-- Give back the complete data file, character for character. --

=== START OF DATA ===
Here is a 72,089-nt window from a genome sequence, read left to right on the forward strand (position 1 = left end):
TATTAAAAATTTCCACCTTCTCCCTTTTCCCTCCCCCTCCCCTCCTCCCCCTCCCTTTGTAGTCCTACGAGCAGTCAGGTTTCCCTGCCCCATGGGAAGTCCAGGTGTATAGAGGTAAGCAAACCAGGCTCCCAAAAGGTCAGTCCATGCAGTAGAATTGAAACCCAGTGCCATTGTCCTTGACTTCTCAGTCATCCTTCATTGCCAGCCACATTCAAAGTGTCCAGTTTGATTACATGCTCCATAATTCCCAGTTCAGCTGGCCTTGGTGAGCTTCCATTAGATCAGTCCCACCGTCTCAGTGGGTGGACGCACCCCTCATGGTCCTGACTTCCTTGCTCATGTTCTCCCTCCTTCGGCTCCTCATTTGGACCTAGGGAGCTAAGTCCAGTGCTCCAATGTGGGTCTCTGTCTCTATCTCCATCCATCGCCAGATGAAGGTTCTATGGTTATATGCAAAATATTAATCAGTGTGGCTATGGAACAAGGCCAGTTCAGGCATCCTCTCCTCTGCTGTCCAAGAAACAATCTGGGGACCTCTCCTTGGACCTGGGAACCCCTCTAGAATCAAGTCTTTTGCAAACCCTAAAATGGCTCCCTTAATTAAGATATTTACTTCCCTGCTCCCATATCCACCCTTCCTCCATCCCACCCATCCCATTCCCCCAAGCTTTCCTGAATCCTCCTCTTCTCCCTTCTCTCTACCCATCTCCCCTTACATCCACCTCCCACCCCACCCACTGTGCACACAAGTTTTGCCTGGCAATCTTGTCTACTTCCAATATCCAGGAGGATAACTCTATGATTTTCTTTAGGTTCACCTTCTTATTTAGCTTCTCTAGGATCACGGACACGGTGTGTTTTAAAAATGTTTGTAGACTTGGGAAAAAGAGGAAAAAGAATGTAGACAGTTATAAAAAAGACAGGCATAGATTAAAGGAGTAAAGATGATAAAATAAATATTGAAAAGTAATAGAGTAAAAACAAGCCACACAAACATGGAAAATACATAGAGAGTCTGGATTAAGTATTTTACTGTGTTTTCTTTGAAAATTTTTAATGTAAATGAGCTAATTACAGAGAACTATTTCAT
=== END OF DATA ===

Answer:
Here is a 72,089-nt window from a genome sequence, read left to right on the forward strand (position 1 = left end):
TATTAAAAATTTCCACCTTCTCCCTTTTCCCTCCCCCTCCCCTCCTCCCCCTCCCTTTGTAGTCCTACGAGCAGTCAGGTTTCCCTGCCCCATGGGAAGTCCAGGTGTATAGAGGTAAGCAAACCAGGCTCCCAAAAGGTCAGTCCATGCAGTAGAATTGAAACCCAGTGCCATTGTCCTTGACTTCTCAGTCATCCTTCATTGCCAGCCACATTCAAAGTGTCCAGTTTGATTACATGCTCCATAATTCCCAGTTCAGCTGGCCTTGGTGAGCTTCCATTAGATCAGTCCCACCGTCTCAGTGGGTGGACGCACCCCTCATGGTCCTGACTTCCTTGCTCATGTTCTCCCTCCTTCGGCTCCTCATTTGGACCTAGGGAGCTAAGTCCAGTGCTCCAATGTGGGTCTCTGTCTCTATCTCCATCCATCGCCAGATGAAGGTTCTATGGTTATATGCAAAATATTAATCAGTGTGGCTATGGAACAAGGCCAGTTCAGGCATCCTCTCCTCTGCTGTCCAAGAAACAATCTGGGGACCTCTCCTTGGACCTGGGAACCCCTCTAGAATCAAGTCTTTTGCAAACCCTAAAATGGCTCCCTTAATTAAGATATTTACTTCCCTGCTCCCATATCCACCCTTCCTCCATCCCACCCATCCCATTCCCCCAAGCTTTCCTGAATCCTCCTCTTCTCCCTTCTCTCTACCCATCTCCCCTTACATCCACCTCCCACCCCACCCACTGTGCACACAAGTTTTGCCTGGCAATCTTGTCTACTTCCAATATCCAGGAGGATAACTCTATGATTTTCTTTAGGTTCACCTTCTTATTTAGCTTCTCTAGGATCACGGACACGGTGTGTTTTAAAAATGTTTGTAGACTTGGGAAAAAGAGGAAAAAGAATGTAGACAGTTATAAAAAAGACAGGCATAGATTAAAGGAGTAAAGATGATAAAATAAATATTGAAAAGTAATAGAGTAAAAACAAGCCACACAAACATGGAAAATACATAGAGAGTCTGGATTAAGTATTTTACTGTGTTTTCTTTGAAAATTTTTAATGTAAATGAGCTAATTACAGAGAACTATTTCAT